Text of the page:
The murder of one of Syria’s greatest activists shames the West

On 23 November, one of Syria’s greatest activists, Raed Fares, was shot and killed by assassins believed to be members of the Islamist group Hayat Tahrir al Sham, formerly the Nusra Front. It was the second time Fares had been targeted by extremists who maintain a presence in Syria’s northwest.

The region is home to around 3 million civilians with the extremists making up just 1% of the total population. In some areas they maintain a semblance of control over civilians, intimidating and extorting them while ineptly trying to govern.

For ordinary people, the presence of these groups brings a threefold misery. They endure poor treatment at the hands of the extremists; they are targeted by airstrikes from the Assad regime, which uses the militants as an excuse to try and reclaim the northwest; and they have been hit hard by cuts to international aid from governments who fear the money will end up in extremist hands.

Fares’ civil society collective, the Union of Revolutionary Bureaus (URB) was hit hard by these funding cuts, which affected URB’s ability to run women’s centres and offer educational and job training programmes. The jewel in the crown, Radio Fresh, was close to going off air—despite being vocal in its opposition to extremism and saving lives by warning civilians of incoming airstrikes. Donations from people worldwide have helped Radio Fresh survive a little longer but without government support the station may be forced to close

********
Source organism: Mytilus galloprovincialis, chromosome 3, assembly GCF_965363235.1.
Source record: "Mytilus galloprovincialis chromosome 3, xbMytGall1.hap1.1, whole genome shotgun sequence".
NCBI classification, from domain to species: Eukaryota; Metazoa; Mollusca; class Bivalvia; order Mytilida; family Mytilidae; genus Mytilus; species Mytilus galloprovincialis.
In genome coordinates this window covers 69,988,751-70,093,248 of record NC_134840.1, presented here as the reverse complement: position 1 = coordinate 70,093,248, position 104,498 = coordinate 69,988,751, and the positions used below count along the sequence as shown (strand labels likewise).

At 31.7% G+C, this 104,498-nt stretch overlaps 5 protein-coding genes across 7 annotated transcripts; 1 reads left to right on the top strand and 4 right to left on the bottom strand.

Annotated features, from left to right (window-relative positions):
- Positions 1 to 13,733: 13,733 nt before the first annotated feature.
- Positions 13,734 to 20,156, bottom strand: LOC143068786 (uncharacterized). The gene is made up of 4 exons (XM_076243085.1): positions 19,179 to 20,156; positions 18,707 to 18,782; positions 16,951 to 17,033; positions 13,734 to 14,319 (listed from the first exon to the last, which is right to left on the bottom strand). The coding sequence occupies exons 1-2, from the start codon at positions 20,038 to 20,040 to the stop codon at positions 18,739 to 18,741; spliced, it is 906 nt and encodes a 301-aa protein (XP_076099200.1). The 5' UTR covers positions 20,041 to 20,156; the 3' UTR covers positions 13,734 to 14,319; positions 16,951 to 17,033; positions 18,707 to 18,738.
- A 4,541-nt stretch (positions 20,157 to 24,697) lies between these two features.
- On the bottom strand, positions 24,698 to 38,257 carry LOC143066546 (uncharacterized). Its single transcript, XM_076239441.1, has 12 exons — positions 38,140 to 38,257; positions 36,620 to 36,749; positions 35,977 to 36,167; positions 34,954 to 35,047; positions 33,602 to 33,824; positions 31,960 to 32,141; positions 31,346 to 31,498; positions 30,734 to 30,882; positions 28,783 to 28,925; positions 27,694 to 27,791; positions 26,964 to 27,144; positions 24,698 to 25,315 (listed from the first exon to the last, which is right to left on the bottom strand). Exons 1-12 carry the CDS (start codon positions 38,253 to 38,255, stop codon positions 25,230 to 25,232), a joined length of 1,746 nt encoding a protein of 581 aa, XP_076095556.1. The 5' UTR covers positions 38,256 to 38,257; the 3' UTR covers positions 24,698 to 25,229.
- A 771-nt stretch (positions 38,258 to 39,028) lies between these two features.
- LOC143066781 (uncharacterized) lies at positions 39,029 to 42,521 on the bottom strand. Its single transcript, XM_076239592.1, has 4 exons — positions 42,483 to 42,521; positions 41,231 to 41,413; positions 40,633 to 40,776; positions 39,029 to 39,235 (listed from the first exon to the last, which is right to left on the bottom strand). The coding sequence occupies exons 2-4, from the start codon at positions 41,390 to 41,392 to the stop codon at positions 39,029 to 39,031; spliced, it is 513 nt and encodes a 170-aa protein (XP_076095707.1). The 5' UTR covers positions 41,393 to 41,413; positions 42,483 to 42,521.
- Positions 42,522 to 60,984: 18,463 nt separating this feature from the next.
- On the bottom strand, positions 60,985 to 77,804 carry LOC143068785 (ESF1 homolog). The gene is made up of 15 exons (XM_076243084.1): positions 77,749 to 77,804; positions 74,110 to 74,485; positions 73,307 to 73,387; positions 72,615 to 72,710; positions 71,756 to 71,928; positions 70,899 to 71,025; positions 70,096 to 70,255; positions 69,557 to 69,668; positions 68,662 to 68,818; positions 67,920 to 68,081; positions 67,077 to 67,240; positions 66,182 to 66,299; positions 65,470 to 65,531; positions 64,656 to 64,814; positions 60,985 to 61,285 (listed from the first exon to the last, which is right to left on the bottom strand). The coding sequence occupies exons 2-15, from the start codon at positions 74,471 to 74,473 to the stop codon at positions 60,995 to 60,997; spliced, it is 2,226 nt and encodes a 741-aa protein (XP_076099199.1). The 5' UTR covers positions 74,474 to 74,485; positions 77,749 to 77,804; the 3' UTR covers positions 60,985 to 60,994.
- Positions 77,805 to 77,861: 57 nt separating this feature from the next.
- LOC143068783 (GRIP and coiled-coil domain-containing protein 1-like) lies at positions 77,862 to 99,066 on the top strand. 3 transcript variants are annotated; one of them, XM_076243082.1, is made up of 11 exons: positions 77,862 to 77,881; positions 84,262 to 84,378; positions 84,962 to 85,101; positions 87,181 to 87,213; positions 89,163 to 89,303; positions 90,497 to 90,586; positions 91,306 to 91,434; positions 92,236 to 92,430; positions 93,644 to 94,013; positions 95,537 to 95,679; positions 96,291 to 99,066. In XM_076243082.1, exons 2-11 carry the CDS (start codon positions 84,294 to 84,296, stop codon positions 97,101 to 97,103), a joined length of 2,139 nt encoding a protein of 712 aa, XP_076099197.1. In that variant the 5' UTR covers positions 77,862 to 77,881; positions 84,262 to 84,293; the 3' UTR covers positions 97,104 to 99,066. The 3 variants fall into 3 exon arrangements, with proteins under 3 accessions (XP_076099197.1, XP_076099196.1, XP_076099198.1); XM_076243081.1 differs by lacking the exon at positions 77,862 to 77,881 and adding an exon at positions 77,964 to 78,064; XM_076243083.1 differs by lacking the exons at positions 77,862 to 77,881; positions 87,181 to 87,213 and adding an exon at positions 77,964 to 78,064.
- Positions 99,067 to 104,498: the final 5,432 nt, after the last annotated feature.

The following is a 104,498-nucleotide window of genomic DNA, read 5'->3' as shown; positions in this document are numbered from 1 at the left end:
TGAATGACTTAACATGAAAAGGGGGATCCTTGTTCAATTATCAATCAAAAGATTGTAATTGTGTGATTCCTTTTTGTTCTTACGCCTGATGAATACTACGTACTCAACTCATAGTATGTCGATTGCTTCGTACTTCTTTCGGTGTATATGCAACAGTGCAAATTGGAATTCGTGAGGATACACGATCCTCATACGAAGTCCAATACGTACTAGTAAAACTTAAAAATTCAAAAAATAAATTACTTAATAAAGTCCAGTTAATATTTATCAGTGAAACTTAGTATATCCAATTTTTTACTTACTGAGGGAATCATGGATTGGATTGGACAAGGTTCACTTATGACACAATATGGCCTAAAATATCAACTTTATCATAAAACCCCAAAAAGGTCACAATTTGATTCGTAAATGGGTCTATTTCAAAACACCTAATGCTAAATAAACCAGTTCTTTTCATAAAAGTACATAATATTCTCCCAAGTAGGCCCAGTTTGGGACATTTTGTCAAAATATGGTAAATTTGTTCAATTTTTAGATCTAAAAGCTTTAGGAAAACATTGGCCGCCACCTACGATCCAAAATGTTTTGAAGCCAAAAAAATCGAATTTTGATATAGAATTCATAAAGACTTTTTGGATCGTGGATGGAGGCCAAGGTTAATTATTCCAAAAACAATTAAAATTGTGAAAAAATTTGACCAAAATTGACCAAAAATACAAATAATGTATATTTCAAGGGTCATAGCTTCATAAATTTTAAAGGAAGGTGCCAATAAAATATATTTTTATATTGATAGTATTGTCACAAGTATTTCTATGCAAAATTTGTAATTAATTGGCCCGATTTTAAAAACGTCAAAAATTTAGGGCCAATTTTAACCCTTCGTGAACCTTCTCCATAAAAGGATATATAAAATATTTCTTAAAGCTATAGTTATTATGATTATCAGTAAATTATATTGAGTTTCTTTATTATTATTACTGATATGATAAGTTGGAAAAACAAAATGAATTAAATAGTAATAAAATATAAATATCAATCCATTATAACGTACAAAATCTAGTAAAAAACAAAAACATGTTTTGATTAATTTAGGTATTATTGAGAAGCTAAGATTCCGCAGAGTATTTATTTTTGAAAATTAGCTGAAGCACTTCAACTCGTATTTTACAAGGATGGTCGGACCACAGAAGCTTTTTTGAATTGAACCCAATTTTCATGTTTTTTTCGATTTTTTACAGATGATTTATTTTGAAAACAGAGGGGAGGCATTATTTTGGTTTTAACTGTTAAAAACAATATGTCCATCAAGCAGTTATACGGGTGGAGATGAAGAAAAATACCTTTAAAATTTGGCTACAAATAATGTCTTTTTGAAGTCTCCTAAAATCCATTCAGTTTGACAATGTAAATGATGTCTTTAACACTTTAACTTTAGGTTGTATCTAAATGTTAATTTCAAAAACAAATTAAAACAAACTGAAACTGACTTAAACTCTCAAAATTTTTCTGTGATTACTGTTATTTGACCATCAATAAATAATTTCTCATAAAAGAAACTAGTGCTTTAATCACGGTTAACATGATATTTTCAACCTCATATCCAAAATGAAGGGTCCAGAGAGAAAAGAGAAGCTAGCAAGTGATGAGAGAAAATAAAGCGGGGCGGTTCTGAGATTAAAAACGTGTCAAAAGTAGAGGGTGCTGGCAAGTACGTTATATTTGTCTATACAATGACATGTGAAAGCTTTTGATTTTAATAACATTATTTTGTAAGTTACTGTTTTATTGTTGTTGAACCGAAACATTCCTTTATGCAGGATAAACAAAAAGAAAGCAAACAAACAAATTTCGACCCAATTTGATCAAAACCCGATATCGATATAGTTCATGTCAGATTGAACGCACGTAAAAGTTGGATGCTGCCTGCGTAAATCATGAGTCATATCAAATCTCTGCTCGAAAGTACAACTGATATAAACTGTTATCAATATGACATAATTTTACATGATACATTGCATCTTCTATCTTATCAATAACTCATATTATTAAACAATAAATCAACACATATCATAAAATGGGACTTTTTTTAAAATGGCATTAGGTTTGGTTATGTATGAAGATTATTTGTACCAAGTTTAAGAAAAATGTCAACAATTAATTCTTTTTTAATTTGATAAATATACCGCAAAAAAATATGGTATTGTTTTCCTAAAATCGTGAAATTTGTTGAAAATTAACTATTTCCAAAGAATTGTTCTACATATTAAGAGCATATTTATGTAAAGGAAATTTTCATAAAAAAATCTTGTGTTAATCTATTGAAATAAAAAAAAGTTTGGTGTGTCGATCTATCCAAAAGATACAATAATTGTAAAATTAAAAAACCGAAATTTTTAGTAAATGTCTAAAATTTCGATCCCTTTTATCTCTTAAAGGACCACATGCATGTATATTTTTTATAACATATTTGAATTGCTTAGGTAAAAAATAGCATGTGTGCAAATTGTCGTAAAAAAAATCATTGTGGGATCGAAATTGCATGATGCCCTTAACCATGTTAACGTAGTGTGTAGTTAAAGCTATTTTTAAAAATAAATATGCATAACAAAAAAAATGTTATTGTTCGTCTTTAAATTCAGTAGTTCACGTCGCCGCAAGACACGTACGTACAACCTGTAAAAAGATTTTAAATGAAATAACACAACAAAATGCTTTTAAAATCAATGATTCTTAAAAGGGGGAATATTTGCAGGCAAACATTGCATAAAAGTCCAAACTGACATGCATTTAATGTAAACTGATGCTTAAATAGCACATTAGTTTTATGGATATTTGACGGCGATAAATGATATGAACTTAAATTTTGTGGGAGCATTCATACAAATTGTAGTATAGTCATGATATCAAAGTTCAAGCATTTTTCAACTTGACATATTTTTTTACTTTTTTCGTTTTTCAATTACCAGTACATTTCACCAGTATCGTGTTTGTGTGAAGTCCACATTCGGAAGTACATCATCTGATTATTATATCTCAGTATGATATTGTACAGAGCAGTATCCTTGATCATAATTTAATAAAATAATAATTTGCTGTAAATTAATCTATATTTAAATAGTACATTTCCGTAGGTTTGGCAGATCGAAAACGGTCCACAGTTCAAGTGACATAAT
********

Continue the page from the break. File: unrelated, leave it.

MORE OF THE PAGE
In the northwest, civil society is what stands between Assad’s warplanes and the militants’ bullets. As more and more countries withdraw aid, vital programmes will be forced to shut, leaving civilians to try to counter extremism and face the Syrian regime’s war crimes alone.

“This year, major donors like the US, UK, and Netherlands decided to stop their stabilisation programmes in northwest Syria,” says Isam Khatib of the civil society group, Kesh Malek, which runs counter-extremism projects and provides education and training schemes to local people.

Such decisions puts extra burden on the civil society organisations who are pushing against extremist ideologies, dealing with complicated social problems, and responding to community needs.”

“In the wake of Fares’ killing, the same governments that had pushed URB and Radio Fresh to the brink, expressed their public condolences over his death,” says Laila Kiki, Executive Director of the Syria Campaign. “Though sincere, there seems to be an inability or an unwillingness to recognise that their cuts helped bolster the very people who gunned Fares down. Governments must rethink their decision to cut off aid to the northwest, lest the militants grow even more in strength.”